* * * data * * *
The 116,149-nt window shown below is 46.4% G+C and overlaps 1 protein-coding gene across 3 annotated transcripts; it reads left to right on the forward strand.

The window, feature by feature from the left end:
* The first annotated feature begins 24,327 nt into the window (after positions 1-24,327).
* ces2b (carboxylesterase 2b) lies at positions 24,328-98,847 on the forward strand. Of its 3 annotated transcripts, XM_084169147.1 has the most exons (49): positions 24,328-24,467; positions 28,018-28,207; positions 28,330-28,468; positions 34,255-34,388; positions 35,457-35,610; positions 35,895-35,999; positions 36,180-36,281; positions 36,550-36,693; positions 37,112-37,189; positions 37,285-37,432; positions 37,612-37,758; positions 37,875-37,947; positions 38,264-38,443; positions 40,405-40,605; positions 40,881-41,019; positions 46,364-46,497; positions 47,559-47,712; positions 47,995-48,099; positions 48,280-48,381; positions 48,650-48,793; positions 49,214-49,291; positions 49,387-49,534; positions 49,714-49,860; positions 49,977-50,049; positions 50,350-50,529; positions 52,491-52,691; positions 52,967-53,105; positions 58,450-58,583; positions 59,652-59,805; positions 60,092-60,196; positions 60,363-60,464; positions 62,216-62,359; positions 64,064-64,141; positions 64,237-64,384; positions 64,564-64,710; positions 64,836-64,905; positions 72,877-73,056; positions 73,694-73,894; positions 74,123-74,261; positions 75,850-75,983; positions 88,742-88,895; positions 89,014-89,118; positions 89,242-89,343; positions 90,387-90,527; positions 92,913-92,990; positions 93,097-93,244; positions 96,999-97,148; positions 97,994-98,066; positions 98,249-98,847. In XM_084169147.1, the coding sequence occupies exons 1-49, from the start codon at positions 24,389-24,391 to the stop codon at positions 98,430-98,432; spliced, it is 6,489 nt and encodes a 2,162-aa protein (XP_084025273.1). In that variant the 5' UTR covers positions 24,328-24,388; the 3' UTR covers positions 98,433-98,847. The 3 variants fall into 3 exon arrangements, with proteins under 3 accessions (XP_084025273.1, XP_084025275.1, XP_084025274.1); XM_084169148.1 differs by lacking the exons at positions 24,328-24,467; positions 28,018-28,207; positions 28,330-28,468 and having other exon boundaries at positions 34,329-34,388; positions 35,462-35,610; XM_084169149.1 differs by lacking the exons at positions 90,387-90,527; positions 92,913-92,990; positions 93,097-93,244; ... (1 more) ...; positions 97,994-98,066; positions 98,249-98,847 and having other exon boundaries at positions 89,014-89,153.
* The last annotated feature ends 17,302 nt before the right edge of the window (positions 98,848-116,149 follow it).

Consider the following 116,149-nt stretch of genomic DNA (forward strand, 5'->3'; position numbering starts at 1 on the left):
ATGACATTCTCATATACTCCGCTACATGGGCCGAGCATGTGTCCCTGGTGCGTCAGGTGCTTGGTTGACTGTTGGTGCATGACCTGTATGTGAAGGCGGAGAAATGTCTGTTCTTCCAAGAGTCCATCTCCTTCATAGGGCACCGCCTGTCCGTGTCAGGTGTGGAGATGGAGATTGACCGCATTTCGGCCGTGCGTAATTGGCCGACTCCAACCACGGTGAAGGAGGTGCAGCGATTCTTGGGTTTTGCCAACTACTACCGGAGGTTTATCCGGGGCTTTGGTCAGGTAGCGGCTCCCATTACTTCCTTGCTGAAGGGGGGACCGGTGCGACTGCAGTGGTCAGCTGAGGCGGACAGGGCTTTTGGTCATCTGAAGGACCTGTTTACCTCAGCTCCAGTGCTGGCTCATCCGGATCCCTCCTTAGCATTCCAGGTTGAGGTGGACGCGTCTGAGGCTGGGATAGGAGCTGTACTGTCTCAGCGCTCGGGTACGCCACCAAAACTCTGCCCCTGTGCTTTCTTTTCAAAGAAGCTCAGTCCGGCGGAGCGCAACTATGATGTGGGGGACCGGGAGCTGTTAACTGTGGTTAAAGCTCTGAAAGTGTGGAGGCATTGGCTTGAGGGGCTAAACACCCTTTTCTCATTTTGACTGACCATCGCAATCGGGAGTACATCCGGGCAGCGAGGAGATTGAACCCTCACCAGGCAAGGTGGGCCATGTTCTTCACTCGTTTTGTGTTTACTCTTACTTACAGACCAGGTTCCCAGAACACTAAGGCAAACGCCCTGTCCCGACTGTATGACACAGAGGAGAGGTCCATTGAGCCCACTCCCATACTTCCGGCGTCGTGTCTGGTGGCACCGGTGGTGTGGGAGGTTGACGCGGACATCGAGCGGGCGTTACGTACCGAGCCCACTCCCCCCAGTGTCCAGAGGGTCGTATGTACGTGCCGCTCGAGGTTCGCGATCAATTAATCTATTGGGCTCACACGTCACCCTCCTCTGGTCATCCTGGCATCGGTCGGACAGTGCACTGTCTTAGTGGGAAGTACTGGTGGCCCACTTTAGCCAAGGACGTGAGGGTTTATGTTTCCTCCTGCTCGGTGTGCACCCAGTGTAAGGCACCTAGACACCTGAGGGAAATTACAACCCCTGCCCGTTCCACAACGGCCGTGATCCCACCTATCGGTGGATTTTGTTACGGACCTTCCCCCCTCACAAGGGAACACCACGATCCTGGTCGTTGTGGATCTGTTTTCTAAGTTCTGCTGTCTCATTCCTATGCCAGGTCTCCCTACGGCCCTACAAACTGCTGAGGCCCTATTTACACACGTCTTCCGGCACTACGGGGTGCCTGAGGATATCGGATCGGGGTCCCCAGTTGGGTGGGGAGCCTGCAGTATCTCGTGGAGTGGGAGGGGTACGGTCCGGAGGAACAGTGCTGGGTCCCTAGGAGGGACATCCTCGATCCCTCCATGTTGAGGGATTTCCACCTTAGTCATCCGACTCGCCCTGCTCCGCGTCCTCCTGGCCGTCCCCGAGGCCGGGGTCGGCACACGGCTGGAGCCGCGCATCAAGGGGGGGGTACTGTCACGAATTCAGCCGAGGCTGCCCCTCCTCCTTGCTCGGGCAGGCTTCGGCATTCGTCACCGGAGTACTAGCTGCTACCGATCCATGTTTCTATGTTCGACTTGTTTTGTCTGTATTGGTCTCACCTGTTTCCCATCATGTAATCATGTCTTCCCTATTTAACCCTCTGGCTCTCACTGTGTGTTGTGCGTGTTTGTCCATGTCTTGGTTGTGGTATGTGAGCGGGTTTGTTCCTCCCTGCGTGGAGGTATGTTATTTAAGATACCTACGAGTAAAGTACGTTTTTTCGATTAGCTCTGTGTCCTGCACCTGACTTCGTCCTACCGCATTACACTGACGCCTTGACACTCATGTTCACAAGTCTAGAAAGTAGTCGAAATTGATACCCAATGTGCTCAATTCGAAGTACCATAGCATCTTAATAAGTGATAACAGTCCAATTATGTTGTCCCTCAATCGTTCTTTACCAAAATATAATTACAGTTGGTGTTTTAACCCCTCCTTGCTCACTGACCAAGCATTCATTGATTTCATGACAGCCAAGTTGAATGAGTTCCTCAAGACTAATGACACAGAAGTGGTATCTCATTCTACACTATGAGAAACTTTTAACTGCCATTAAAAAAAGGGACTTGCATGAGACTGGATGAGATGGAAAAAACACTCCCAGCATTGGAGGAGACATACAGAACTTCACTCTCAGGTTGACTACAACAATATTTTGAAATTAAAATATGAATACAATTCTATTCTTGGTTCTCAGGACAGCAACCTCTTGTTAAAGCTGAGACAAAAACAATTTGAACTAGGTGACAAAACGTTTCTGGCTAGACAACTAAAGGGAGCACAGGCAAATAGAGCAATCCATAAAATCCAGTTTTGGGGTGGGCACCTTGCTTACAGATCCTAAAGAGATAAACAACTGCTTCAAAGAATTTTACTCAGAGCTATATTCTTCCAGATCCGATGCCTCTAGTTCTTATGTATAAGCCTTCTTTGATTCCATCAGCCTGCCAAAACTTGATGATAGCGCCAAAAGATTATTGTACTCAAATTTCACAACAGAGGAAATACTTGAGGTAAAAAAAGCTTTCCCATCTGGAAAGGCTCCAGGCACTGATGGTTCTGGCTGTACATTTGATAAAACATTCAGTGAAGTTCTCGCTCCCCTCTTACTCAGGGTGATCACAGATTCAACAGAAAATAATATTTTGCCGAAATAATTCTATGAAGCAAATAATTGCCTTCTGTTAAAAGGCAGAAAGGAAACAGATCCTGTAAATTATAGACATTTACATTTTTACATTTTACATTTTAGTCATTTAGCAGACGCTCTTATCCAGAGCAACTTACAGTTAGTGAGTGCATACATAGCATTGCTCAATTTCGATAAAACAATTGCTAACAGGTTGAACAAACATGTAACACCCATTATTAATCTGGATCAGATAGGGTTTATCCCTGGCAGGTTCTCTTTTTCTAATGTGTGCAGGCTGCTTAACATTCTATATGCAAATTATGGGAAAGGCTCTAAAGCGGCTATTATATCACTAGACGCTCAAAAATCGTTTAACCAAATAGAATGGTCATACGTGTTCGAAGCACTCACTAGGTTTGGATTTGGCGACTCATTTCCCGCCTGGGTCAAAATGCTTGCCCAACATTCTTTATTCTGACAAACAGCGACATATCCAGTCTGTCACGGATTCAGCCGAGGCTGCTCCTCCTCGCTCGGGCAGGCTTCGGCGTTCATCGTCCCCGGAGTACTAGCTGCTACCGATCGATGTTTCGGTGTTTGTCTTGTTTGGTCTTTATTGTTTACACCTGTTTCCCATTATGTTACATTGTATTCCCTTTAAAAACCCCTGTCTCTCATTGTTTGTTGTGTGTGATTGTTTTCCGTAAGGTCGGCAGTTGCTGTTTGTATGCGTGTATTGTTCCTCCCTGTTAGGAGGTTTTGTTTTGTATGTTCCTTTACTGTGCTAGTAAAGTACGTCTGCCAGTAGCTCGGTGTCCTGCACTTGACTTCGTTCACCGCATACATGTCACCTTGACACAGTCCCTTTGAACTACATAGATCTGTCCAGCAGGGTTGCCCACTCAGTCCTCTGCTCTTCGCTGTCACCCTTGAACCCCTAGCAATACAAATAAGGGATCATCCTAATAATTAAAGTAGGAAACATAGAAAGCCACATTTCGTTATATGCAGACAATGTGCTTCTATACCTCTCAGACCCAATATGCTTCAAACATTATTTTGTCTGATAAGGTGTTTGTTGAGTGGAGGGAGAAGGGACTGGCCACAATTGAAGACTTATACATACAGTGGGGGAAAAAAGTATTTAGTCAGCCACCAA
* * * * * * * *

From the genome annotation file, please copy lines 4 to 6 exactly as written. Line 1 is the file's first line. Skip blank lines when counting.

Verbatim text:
* ces2b (carboxylesterase 2b) lies at positions 24,328-98,847 on the forward strand. Of its 3 annotated transcripts, XM_084169147.1 has the most exons (49): positions 24,328-24,467; positions 28,018-28,207; positions 28,330-28,468; positions 34,255-34,388; positions 35,457-35,610; positions 35,895-35,999; positions 36,180-36,281; positions 36,550-36,693; positions 37,112-37,189; positions 37,285-37,432; positions 37,612-37,758; positions 37,875-37,947; positions 38,264-38,443; positions 40,405-40,605; positions 40,881-41,019; positions 46,364-46,497; positions 47,559-47,712; positions 47,995-48,099; positions 48,280-48,381; positions 48,650-48,793; positions 49,214-49,291; positions 49,387-49,534; positions 49,714-49,860; positions 49,977-50,049; positions 50,350-50,529; positions 52,491-52,691; positions 52,967-53,105; positions 58,450-58,583; positions 59,652-59,805; positions 60,092-60,196; positions 60,363-60,464; positions 62,216-62,359; positions 64,064-64,141; positions 64,237-64,384; positions 64,564-64,710; positions 64,836-64,905; positions 72,877-73,056; positions 73,694-73,894; positions 74,123-74,261; positions 75,850-75,983; positions 88,742-88,895; positions 89,014-89,118; positions 89,242-89,343; positions 90,387-90,527; positions 92,913-92,990; positions 93,097-93,244; positions 96,999-97,148; positions 97,994-98,066; positions 98,249-98,847. In XM_084169147.1, the coding sequence occupies exons 1-49, from the start codon at positions 24,389-24,391 to the stop codon at positions 98,430-98,432; spliced, it is 6,489 nt and encodes a 2,162-aa protein (XP_084025273.1). In that variant the 5' UTR covers positions 24,328-24,388; the 3' UTR covers positions 98,433-98,847. The 3 variants fall into 3 exon arrangements, with proteins under 3 accessions (XP_084025273.1, XP_084025275.1, XP_084025274.1); XM_084169148.1 differs by lacking the exons at positions 24,328-24,467; positions 28,018-28,207; positions 28,330-28,468 and having other exon boundaries at positions 34,329-34,388; positions 35,462-35,610; XM_084169149.1 differs by lacking the exons at positions 90,387-90,527; positions 92,913-92,990; positions 93,097-93,244; ... (1 more) ...; positions 97,994-98,066; positions 98,249-98,847 and having other exon boundaries at positions 89,014-89,153.
* The last annotated feature ends 17,302 nt before the right edge of the window (positions 98,848-116,149 follow it).

Consider the following 116,149-nt stretch of genomic DNA (forward strand, 5'->3'; position numbering starts at 1 on the left):